Managers have a tough job. They’re expected to produce by performing tasks and meeting deadlines, not necessarily spend dedicated time ensuring their team is working optimally. If something happens where a team member doesn’t meet a deadline, other employees may go to the manager expecting their help. Sometimes managers don’t have full access to a budget to make decisions that better serve their teams, including pay. They’re also struggling to find time to do everything in their job description.
In other words, managers are often in frustrating positions. The last thing on their mind many times is improving communications or cascading information.
After surveying Internal Communicators, Gatehouse listed that the biggest barriers to success are managers. It’s an age-old problem, and it has implications on engagement and productivity, too.
Employees list lack of communication with their managers as the top reason they quit. But employees trust and understand communication from their managers more often than reading it in company news or even hearing it from the CEO. That dialog between manager and employee continues to build trust and set expectations. It enables employees to understand what’s happening at the company and their role in it. Through regular discussion, employees gain insight into organizational goals and how they help meet those objectives. These conversations also ensure employees get the feedback they need to continue meeting expectations and goals.
And that’s the issue – managers aren’t always the best communicators, but they’re critical to communications, engagement and productivity.
Managers are the keystone.
There are a few ways to break through and get managers to communicate better.
1. Get managers buy-in and thoughts as part of your strategic planning
HP’s CEO, Meg Whitman, famously said, “ you won’t make progress unless you win the hearts and minds of your people. It’s critical that people connect to the plan and are empowered to drive change ”
Communicators know this to be true.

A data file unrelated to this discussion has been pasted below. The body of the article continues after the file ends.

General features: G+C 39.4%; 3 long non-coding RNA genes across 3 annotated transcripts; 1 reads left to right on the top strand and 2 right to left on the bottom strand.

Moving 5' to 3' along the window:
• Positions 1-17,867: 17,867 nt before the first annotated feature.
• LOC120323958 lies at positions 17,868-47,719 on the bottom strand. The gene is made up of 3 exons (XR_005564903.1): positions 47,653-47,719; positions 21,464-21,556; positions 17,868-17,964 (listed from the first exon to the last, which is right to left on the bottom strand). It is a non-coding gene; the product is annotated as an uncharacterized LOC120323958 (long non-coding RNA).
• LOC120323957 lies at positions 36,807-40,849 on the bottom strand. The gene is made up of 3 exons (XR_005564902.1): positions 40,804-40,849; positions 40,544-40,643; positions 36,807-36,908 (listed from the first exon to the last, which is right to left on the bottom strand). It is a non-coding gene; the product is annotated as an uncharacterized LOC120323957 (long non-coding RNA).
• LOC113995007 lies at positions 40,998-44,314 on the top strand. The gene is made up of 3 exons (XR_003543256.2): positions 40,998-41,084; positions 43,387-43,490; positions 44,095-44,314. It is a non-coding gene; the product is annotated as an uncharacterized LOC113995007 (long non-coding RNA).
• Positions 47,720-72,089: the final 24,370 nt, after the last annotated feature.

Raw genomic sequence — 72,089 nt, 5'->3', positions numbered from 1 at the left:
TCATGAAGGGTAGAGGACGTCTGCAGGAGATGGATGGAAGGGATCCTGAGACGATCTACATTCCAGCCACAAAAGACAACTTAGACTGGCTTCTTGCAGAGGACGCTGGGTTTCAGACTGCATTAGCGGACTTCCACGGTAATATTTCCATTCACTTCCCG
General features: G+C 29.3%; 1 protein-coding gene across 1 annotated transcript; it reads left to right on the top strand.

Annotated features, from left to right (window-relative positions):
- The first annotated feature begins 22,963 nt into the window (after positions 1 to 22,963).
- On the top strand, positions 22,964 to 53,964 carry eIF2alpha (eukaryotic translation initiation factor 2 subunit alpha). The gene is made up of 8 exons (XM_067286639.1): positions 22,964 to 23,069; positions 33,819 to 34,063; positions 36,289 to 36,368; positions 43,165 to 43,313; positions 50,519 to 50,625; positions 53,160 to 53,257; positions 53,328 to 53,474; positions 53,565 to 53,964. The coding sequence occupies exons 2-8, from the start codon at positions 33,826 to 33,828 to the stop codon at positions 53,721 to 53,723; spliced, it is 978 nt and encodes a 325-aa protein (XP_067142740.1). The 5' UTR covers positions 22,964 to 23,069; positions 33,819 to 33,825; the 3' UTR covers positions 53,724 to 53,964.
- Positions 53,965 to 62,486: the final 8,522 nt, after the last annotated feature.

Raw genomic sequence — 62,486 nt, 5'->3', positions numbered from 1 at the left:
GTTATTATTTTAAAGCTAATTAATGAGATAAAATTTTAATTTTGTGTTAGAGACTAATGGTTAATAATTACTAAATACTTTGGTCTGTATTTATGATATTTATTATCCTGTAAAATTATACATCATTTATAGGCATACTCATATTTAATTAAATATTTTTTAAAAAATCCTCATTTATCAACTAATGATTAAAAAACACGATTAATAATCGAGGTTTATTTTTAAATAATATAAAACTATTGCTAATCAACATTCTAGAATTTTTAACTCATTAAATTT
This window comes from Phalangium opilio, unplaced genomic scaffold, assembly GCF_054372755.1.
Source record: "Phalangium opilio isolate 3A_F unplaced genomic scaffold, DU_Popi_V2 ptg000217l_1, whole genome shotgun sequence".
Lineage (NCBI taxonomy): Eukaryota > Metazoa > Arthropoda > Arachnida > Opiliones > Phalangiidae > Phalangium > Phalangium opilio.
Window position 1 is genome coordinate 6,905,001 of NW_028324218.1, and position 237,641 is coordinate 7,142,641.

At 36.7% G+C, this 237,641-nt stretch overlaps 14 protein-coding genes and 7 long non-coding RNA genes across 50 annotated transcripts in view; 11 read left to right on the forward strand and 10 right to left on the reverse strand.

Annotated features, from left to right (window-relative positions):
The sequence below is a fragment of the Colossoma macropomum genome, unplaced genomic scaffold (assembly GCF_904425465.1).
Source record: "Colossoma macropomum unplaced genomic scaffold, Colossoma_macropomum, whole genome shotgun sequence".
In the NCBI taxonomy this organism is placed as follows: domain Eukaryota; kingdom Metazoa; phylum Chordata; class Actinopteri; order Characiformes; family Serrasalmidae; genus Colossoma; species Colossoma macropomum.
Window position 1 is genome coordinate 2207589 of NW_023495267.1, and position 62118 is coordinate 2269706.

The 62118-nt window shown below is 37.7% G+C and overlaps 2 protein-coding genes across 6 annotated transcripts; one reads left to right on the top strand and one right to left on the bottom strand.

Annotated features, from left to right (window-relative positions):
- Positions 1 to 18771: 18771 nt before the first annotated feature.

That’s why managers should get involved in communications planning — to understand what should be communicated and why. That doesn’t mean writing a manager’s toolkit and disseminating the information on a monthly or quarterly basis, although it’s tempting to do so. Instead, communicators should sit down with managers and talk through major items that require communication, the time frame and why they need to happen — how they impact the organization’s success.
Brainstorm. Managers can help you come up with tactics, including how they want to be involved. They can also resolve issues and challenges. By having them determine how they’d like to be involved and knowing how you’re supporting them, they’re more likely to be empowered and support your communications efforts.
Once a communications schedule is agreed on, share plans on other ways you’re communicating. Check back with them regularly, such as at all-manager meetings and through surveys, to determine how they need support as well as progress you’re making on communications.
2. Coach managers
Let’s face it, when communications aren’t going well, you’ll hear about it. (Boy, will you hear about it!) You can set up formal ways to collect that information from employees — such as in employee surveys that go out yearly or quarterly — as well as get qualitative information to identify the people who need more help.
Not everyone is good at communicating. Some managers will need assistance refining that skill.
Mentoring can help, especially identifying managers and leaders who are great communicators. If you don’t have a mentorship program to build successful leaders, consider setting one up.
Whether you have a mentor program or not, don’t shy away from coaching managers who are poor communicators yourself. You don’t even have to be a manager. Best of all, you may learn something in the exchange of information, seeking skills yourself. For example, if you’re hopeless at explaining financial statements every quarter, find an accounting manager who struggles to communicate effectively. Mentorship and coaching are often rewarding for both parties, both the mentor and mentee — or coach and coachee.